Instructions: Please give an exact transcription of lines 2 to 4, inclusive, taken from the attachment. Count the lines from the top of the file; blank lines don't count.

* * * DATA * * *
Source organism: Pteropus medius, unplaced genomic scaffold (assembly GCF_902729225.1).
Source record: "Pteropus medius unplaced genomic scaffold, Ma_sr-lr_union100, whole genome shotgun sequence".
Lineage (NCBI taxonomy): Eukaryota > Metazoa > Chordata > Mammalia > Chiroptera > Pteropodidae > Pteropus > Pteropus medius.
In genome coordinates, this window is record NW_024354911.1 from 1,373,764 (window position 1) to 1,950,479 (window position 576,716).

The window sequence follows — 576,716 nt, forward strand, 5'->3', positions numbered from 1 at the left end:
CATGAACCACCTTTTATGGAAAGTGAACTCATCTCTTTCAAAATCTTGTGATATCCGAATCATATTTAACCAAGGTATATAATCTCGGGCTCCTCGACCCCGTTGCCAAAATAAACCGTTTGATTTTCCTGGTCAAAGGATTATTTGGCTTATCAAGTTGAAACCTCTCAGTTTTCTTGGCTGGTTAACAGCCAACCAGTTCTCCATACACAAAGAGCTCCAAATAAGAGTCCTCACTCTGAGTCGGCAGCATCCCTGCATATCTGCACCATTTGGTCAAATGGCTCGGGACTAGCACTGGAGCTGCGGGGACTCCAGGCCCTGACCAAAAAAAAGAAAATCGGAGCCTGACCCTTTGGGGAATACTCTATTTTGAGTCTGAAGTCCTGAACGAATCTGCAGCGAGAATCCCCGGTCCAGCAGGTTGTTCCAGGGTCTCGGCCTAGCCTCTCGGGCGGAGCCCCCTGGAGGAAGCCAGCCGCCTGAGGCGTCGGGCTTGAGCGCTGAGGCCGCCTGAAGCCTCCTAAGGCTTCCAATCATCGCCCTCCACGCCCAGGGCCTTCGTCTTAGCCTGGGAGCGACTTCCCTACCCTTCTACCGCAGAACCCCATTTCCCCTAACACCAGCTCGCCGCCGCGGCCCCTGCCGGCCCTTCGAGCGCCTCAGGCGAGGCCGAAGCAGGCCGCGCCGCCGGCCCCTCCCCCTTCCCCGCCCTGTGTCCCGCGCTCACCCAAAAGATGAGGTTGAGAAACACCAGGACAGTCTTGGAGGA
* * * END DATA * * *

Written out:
Source record: "Pteropus medius unplaced genomic scaffold, Ma_sr-lr_union100, whole genome shotgun sequence".
Lineage (NCBI taxonomy): Eukaryota > Metazoa > Chordata > Mammalia > Chiroptera > Pteropodidae > Pteropus > Pteropus medius.
In genome coordinates, this window is record NW_024354911.1 from 1,373,764 (window position 1) to 1,950,479 (window position 576,716).